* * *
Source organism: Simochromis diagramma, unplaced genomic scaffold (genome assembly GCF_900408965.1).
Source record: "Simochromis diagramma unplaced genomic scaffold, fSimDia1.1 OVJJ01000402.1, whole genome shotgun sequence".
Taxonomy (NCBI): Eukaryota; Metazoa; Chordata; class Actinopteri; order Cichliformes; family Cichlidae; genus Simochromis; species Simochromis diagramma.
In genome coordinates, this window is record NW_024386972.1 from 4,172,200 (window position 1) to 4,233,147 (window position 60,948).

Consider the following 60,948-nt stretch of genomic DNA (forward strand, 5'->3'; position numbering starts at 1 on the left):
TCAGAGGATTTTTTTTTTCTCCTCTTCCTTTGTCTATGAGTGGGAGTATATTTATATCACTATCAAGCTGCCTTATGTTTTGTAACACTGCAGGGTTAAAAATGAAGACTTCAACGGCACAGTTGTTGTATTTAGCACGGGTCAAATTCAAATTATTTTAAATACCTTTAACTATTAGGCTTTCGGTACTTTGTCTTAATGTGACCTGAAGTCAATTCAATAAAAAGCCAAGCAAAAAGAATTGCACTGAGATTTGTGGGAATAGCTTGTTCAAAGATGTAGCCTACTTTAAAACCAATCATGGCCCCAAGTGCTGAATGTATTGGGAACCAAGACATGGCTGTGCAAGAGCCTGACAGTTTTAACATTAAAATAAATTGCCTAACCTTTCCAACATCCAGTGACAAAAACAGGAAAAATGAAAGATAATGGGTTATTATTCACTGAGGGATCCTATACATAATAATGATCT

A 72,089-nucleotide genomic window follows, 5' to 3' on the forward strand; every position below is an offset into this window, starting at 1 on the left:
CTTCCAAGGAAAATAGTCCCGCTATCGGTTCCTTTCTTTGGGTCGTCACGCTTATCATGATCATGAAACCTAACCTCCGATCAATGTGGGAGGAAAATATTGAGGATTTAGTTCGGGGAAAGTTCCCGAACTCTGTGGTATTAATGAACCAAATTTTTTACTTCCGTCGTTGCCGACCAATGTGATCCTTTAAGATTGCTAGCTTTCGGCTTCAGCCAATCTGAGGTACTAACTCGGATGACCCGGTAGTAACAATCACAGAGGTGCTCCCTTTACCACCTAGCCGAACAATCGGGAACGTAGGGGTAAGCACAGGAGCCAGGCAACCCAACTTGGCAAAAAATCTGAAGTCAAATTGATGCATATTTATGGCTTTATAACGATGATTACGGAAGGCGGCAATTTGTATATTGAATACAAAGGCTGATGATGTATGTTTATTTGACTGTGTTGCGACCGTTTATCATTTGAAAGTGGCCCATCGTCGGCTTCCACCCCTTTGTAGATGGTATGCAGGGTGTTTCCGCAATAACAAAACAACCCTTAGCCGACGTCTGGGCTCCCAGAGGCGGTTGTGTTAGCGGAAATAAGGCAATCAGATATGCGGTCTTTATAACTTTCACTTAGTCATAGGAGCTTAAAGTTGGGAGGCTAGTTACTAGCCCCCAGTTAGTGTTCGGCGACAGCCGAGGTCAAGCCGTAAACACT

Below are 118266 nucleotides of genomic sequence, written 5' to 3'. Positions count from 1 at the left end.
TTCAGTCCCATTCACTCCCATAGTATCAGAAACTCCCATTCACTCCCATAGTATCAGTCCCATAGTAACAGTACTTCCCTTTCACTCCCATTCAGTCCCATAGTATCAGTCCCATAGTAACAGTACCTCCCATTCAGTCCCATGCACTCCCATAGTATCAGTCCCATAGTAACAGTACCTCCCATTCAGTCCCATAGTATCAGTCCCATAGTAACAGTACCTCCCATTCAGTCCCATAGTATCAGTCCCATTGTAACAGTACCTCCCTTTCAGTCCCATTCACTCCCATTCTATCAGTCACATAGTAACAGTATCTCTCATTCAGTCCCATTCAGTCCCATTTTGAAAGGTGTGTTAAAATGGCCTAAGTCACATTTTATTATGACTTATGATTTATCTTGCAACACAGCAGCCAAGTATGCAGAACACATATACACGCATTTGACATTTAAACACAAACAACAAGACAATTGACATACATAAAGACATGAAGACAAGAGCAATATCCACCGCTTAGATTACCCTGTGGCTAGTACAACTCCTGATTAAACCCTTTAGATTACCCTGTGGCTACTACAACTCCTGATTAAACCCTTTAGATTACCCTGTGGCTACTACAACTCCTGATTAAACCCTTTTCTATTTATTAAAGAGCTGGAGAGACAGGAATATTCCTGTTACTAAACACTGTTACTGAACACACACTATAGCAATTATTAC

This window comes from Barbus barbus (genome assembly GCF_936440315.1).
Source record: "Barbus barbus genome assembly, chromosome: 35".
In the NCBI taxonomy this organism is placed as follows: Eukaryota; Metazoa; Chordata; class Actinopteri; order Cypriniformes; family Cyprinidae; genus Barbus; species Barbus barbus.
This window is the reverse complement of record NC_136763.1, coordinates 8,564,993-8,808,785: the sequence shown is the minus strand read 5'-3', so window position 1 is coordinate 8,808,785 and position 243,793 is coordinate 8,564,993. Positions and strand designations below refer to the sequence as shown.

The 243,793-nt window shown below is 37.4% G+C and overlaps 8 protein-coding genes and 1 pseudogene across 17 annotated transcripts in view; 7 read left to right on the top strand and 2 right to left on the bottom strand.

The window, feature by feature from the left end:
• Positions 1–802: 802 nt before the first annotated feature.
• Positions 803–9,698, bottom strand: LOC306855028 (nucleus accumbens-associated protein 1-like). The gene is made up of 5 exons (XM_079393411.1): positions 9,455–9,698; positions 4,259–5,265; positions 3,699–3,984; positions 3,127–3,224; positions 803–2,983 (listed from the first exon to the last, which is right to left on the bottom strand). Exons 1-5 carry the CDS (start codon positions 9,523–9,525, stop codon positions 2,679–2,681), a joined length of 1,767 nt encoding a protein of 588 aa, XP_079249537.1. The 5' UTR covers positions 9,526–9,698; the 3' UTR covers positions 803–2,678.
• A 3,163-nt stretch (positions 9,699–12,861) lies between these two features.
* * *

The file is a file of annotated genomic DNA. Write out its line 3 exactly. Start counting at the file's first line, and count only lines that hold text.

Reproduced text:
Taxonomy (NCBI): Eukaryota; Metazoa; Chordata; class Actinopteri; order Cichliformes; family Cichlidae; genus Simochromis; species Simochromis diagramma.